Zork: Grand Inquisitor
Zork Grand Inquisitor, the eighth title in the Zork series, takes place 120 years after Zork Nemesis. The objective of Grand Inquisitor is to restore magic to the Great Underground Empire, something easier said than done since practicing magic is outlawed. Your only hope is the underground magic resistance and the ability to travel back in time to classic Zork eras. Using the Z-Vision game engine introduced in Nemesis that enables 360-degree movement, Grand Inquisitor adds some new gameplay elements like an environment map that allows you instant access to different areas. The preview version's flawless controls served the point-and-click gameplay perfectly.
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Nobody expects the magic inquisition! Such is the setup for the latest Zork installment, where the residents of Frobozz are no longer allowed to use either hocus or pocus. Your job? Free the magic, of course.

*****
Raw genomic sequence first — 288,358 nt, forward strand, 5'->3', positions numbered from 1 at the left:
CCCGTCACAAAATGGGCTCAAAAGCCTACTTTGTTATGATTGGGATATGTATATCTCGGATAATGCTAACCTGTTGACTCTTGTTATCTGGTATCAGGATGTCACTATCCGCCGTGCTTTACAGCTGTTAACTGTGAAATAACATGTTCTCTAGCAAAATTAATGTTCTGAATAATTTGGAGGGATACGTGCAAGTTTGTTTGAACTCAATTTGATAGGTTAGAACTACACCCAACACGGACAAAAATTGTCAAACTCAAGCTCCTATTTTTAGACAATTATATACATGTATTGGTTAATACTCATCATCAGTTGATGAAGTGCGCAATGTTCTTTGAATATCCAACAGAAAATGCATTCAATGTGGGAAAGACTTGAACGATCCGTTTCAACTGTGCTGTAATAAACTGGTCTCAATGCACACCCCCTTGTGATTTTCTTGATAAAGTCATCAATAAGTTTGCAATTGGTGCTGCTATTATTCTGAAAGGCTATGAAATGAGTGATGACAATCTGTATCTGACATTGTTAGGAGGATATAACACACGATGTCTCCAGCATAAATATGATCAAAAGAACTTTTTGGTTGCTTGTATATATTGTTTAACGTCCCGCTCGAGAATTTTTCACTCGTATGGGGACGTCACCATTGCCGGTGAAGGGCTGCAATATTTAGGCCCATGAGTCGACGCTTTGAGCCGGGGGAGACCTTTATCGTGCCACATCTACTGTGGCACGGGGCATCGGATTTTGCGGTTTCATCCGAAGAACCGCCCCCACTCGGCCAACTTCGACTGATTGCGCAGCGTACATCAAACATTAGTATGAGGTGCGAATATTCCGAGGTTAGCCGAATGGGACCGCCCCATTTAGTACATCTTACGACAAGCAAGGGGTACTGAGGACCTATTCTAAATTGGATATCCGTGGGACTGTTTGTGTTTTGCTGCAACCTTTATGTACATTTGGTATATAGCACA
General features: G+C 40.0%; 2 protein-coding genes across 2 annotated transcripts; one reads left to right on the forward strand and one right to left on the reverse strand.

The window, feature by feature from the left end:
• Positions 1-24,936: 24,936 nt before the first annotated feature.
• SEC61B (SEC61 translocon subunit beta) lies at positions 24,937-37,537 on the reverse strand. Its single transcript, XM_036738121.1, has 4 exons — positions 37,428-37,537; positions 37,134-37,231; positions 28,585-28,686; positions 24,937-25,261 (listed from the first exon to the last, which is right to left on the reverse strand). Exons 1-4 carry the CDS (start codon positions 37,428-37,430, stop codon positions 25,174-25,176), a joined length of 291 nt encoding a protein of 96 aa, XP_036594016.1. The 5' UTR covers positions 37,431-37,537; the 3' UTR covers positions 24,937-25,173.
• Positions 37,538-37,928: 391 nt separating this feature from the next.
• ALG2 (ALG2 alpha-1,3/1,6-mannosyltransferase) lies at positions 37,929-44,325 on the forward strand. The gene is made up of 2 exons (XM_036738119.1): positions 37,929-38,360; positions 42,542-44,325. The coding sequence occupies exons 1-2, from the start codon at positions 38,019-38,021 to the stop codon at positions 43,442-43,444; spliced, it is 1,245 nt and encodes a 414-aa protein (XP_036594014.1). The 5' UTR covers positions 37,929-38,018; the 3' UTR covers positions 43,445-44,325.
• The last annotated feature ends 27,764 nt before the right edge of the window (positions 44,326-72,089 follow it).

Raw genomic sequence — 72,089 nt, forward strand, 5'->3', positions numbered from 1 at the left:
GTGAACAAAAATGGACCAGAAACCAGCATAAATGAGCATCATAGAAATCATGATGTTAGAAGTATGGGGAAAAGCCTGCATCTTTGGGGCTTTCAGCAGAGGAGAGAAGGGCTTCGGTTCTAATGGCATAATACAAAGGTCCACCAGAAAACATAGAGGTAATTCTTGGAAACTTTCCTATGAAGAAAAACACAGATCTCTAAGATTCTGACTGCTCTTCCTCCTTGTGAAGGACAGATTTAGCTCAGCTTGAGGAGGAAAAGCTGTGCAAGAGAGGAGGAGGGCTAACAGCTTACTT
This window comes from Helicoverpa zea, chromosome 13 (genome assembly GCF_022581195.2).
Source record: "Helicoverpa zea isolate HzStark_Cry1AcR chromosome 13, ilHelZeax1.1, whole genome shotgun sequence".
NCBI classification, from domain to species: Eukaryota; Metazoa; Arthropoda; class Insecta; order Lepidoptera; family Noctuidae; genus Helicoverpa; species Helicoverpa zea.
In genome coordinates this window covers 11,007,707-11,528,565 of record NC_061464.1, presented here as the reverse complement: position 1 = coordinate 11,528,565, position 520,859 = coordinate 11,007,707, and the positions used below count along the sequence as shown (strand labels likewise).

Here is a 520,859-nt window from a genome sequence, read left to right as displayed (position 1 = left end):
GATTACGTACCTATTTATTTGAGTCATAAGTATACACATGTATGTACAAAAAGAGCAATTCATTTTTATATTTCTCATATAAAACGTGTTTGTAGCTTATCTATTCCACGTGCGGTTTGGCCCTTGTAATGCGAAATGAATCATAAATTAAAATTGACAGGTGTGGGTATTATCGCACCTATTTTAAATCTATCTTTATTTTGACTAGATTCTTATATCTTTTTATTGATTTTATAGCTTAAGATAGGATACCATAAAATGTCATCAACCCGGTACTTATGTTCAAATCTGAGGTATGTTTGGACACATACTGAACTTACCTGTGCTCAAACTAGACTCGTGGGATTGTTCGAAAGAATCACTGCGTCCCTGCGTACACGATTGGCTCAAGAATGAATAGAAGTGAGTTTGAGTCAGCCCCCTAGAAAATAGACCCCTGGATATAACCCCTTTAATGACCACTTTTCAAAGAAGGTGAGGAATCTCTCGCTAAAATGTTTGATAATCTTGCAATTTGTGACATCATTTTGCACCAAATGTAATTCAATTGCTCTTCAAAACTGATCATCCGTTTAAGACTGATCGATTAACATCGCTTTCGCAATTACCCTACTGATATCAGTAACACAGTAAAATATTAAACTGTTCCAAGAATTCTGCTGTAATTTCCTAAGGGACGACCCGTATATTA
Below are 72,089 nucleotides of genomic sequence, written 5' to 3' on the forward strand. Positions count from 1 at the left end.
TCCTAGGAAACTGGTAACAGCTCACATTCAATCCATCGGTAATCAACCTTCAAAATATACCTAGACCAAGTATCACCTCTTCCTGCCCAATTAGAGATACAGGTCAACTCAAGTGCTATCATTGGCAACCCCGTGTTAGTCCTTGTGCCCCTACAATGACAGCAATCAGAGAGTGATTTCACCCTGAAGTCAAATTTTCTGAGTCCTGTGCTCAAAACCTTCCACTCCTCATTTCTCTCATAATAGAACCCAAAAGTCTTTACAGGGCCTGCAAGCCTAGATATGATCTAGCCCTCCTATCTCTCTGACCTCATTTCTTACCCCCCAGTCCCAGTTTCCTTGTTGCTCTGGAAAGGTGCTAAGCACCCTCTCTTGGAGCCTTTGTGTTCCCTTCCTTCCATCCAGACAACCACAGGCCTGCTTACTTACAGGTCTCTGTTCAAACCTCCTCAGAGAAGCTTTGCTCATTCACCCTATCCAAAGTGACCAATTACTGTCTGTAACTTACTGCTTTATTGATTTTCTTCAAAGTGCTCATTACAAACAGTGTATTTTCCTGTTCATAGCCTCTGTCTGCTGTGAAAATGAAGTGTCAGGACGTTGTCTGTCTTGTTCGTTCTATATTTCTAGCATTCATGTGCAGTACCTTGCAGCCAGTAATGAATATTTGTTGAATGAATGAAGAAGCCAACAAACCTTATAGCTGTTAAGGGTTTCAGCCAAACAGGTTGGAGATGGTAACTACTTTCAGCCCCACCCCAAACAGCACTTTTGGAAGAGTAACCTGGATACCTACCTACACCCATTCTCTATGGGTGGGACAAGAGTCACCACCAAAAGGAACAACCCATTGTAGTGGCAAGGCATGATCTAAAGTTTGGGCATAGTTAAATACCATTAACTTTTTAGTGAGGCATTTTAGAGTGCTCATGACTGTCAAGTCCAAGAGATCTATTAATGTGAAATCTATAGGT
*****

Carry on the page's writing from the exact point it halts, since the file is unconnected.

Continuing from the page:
Using Zork Nemesis's cool 360-degree engine, Zork Grand Inquisitor can best be described as Riven in the round--only a whole lot funnier. The graphics look gorgeous (unless they're animated), plus there are plenty of inside jokes and a good sense of self-mocking humor, delivered crisply by Tinseltown talent. The interface is a dream, and believe it or not, the game supports multiplayer for joint brain power.
If Riven's too tough or too serious to be fun, see if you get some giggles out of the inquisition.
Zork: Grand Inquisitor is the latest chapter in the Zork saga, and it brings to life all the humor and challenging puzzles which fans of the original Infocom text adventures have come to expect. As the game begins, you learn that the Grand Inquisitor is quickly eradicating magic and any who stand in his way are being "Totemized" (a very bad thing).
To avoid this fate, you soon flee to the Great Underground Empire and undertake the quest to depose the Grand Inquisitor and restore magic to the realm. To complete your quest, you must locate the three most powerful magic items -- the Coconut of Quendor, the Skull of Yoruk, and the Cube of Foundation. Once you have recovered all three, you can use their power to restore Zork and the Great Underground Empire to their former glory.